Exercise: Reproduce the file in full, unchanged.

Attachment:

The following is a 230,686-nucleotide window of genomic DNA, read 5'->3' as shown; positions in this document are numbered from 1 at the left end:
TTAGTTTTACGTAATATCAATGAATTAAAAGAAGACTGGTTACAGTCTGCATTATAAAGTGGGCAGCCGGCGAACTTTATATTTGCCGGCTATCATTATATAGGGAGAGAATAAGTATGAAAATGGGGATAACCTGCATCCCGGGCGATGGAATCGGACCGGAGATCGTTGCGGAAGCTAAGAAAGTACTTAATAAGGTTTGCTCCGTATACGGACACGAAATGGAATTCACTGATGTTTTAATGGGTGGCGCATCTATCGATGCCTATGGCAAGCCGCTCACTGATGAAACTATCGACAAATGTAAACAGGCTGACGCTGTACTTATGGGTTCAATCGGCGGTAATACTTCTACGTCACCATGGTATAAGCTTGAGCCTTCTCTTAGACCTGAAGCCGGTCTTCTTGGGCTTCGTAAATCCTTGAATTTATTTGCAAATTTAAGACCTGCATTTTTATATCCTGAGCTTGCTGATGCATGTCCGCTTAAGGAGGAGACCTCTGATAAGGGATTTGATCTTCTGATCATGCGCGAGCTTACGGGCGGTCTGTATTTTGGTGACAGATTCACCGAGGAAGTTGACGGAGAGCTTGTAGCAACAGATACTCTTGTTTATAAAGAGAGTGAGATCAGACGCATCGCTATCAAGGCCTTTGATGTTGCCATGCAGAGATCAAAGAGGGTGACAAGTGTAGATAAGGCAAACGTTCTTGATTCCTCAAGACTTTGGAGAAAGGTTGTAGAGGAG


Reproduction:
The following is a 230,686-nucleotide window of genomic DNA, read 5'->3' as shown; positions in this document are numbered from 1 at the left end:
TTAGTTTTACGTAATATCAATGAATTAAAAGAAGACTGGTTACAGTCTGCATTATAAAGTGGGCAGCCGGCGAACTTTATATTTGCCGGCTATCATTATATAGGGAGAGAATAAGTATGAAAATGGGGATAACCTGCATCCCGGGCGATGGAATCGGACCGGAGATCGTTGCGGAAGCTAAGAAAGTACTTAATAAGGTTTGCTCCGTATACGGACACGAAATGGAATTCACTGATGTTTTAATGGGTGGCGCATCTATCGATGCCTATGGCAAGCCGCTCACTGATGAAACTATCGACAAATGTAAACAGGCTGACGCTGTACTTATGGGTTCAATCGGCGGTAATACTTCTACGTCACCATGGTATAAGCTTGAGCCTTCTCTTAGACCTGAAGCCGGTCTTCTTGGGCTTCGTAAATCCTTGAATTTATTTGCAAATTTAAGACCTGCATTTTTATATCCTGAGCTTGCTGATGCATGTCCGCTTAAGGAGGAGACCTCTGATAAGGGATTTGATCTTCTGATCATGCGCGAGCTTACGGGCGGTCTGTATTTTGGTGACAGATTCACCGAGGAAGTTGACGGAGAGCTTGTAGCAACAGATACTCTTGTTTATAAAGAGAGTGAGATCAGACGCATCGCTATCAAGGCCTTTGATGTTGCCATGCAGAGATCAAAGAGGGTGACAAGTGTAGATAAGGCAAACGTTCTTGATTCCTCAAGACTTTGGAGAAAGGTTGTAGAGGAG